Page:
Arsenio Hall is back -- and he's on KMYU in Utah
FILE - In this July 29, 2013 file photo, Arsenio Hall participates in "The Arsenio Hall Show" panel at the CBS Summer TCA in Beverly Hills, Calif. After two decades, Hall is returning to late night television with "The Arsenio Hall Show," premiering on Sept. 9. (Photo by Chris Pizzello/Invision/AP, File)
It's been 24 years since Arsenio Hall launched a late-night talk show, and, boy, has the TV world changed.
In 1989, Hall was "trying to take anything that was left over on Carson's plate," he said. And Johnny Carson was the beginning, middle and end of late-night talk.
Jay Leno was Carson's guest host. David Letterman was his follow-up on NBC's "Late Night." ABC didn't have a late-night talk show. CBS was making a weak attempt with "The Pat Sajak Show."
"The Arsenio Hall Show," syndicated by Paramount, was young, hip and turned out to be a surprisingly strong challenger for a while. (It ran for five years, ending in 1994.)
In 2012, CBS - the corporate successor to Paramount TV - is syndicating "The Arsenio Hall Show." In Utah, you can watch it late nights at 11 p.m. on KMYU-Channel 2.2 (Channel 22 on Comcast; Channel 12 on DirecTV and Dish).
And Hall will be going up against Letterman, Leno, Jimmy Kimmel, Jimmy Fallon, Craig Ferguson, Conan O'Brien, Jon Stewart, Stephen Colbert, Chelsea Handler and W. Kamau Bell.
"I actually was down at the courthouse today," Hall joked. " I'm trying to change my name to Jimmy because I think Jimmy Hall would work a lot better."
There are viewers who aren't old enough to have watched Hall before he signed off in 1994. Heck, there are viewers who weren't born in 1994. If they know him at all, they probably know him from his stint on "The Celebrity Apprentice."
But Hall seems undeterred while, at the same time, acknowledging the difficulties that weren't there 19 years ago.
"It's a huge challenge this time to bring people to the television," he said. "But I know that everybody doesn't have a late night host. One of the biggest challenges for all of us as late night hosts is to get people to even make an appointment to watch TV and not say, 'I'll watch Fallon yodel tomorrow,' because you have that ability to Google anything and find anything that's been on. It's hard to get people to even watch you and make appointments for television.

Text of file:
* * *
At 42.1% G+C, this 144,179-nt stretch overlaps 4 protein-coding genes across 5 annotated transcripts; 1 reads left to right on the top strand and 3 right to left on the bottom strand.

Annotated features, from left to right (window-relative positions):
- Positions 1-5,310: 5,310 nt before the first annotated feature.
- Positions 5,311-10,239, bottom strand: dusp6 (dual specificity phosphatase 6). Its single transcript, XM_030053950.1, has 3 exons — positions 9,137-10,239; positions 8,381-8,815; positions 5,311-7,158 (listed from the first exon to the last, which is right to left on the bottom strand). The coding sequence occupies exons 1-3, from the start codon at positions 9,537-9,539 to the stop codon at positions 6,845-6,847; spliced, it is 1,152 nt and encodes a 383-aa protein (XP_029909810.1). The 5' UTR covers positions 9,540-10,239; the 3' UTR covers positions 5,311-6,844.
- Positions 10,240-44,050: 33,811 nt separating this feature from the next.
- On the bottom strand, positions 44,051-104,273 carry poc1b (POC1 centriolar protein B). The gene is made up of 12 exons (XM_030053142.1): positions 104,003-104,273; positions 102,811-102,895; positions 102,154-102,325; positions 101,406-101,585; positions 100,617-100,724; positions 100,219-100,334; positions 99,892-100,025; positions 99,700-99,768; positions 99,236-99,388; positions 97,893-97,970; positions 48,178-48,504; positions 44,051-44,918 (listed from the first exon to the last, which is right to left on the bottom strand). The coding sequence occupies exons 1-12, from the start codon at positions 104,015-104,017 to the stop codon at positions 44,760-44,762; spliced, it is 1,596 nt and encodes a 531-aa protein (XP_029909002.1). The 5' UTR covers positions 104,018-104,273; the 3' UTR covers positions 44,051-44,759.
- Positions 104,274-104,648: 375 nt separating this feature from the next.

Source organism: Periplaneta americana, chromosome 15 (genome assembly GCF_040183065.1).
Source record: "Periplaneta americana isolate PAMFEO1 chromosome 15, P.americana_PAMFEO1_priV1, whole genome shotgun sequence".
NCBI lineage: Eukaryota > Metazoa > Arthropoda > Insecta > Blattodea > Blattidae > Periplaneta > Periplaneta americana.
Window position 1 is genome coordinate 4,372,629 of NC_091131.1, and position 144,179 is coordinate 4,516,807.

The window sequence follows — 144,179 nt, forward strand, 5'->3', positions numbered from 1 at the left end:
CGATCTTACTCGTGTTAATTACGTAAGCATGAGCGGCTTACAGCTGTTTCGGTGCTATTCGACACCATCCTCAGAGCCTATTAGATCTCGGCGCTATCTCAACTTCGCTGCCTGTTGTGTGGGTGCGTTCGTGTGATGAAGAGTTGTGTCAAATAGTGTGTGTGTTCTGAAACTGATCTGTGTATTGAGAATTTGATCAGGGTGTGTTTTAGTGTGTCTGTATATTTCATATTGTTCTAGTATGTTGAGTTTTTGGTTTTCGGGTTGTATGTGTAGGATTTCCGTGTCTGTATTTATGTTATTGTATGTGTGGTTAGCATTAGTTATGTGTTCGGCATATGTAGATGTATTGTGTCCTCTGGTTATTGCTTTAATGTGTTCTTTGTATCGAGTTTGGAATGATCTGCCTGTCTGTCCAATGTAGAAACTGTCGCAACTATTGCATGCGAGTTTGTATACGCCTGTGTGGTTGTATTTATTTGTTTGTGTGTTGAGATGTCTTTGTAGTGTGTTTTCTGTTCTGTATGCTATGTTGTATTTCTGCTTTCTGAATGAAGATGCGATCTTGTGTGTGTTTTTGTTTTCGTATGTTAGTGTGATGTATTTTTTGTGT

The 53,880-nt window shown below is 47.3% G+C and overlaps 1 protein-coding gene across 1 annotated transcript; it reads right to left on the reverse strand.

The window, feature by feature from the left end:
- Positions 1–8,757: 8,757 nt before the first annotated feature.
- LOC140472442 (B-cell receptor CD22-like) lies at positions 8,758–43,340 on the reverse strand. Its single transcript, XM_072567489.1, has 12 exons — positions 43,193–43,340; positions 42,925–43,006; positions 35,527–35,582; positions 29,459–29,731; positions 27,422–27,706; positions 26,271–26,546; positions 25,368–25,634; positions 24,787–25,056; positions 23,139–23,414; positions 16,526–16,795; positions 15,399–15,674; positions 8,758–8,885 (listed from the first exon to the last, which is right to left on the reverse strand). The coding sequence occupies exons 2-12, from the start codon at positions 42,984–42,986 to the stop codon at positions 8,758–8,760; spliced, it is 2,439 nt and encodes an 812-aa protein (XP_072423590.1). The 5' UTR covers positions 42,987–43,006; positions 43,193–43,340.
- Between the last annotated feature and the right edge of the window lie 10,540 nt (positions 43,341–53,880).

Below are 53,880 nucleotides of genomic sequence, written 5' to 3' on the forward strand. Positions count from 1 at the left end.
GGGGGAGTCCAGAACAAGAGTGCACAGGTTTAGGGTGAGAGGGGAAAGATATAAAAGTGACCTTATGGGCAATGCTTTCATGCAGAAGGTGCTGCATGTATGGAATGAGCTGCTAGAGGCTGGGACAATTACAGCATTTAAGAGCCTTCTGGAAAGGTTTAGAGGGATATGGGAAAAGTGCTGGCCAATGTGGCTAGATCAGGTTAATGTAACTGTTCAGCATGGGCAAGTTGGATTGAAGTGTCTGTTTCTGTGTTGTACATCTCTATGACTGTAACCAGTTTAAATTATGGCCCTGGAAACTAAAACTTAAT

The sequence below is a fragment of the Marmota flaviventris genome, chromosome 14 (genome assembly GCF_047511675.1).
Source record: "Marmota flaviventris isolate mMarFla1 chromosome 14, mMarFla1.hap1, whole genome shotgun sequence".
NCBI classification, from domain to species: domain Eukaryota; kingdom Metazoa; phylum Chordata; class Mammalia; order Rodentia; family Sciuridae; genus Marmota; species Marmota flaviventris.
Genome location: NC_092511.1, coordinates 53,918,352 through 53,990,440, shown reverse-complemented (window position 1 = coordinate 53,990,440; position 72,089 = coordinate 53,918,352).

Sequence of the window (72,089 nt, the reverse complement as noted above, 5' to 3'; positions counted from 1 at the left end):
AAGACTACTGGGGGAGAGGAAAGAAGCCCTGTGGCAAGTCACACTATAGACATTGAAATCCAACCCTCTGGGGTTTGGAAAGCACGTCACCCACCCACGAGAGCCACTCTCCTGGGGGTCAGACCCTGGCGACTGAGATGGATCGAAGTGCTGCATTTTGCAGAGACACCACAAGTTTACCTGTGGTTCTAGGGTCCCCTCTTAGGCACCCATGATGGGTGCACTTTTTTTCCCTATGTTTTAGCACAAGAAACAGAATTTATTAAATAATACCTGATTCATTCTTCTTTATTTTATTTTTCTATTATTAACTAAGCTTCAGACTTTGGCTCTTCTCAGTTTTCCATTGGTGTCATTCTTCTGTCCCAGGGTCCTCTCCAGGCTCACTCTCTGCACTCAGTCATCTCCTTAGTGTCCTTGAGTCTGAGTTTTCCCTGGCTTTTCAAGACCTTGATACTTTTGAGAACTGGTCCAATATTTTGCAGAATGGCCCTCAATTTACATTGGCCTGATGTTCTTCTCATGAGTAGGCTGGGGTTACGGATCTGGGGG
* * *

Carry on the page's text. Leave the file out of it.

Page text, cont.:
"So the challenges are gigantic now."
But so are the opportunities, because there are plenty of people who aren't watching any of those other late-night shows.
"There are 290 million Americans who don't watch late-night [TV talk shows]," said executive producer John Ferriter. "So there are people out there, and we hope that they can come in."
The plan - the hope - is that there are a few million people out there looking for something different from Letterman, Leno and the Jimmys.
"People ask you, 'Well, how is the show different?'" said executive producer Neal Kendall. "He's (Arsenio) different. And I think that's the best answer to the question about how our show will be different, is that he is just unique and different."
Different from the competition, but familiar to his old fans.
"It's kind of the same Arsenio you know," Hall said. "Less hair, less shoulder pads. It's me, kind of the same guy, being put into a whole generation of new talent and new opportunities for bookings."
"But it's not reinventing late night because there's a lot of great late-night," Ferriter said. "There are a lot of really funny, talented people. There's so many people out there that really haven't settled in on what they like to watch. We'd like to provide an alternative to that and people will also DVR."
And it's all about entertaining people. All people.
"At the end of the day, I'm a standup comic," Hall said. I go out there and I try to get laughs. I make kids laugh who are 19, and I made a lady who's 90 laugh at the mall once."
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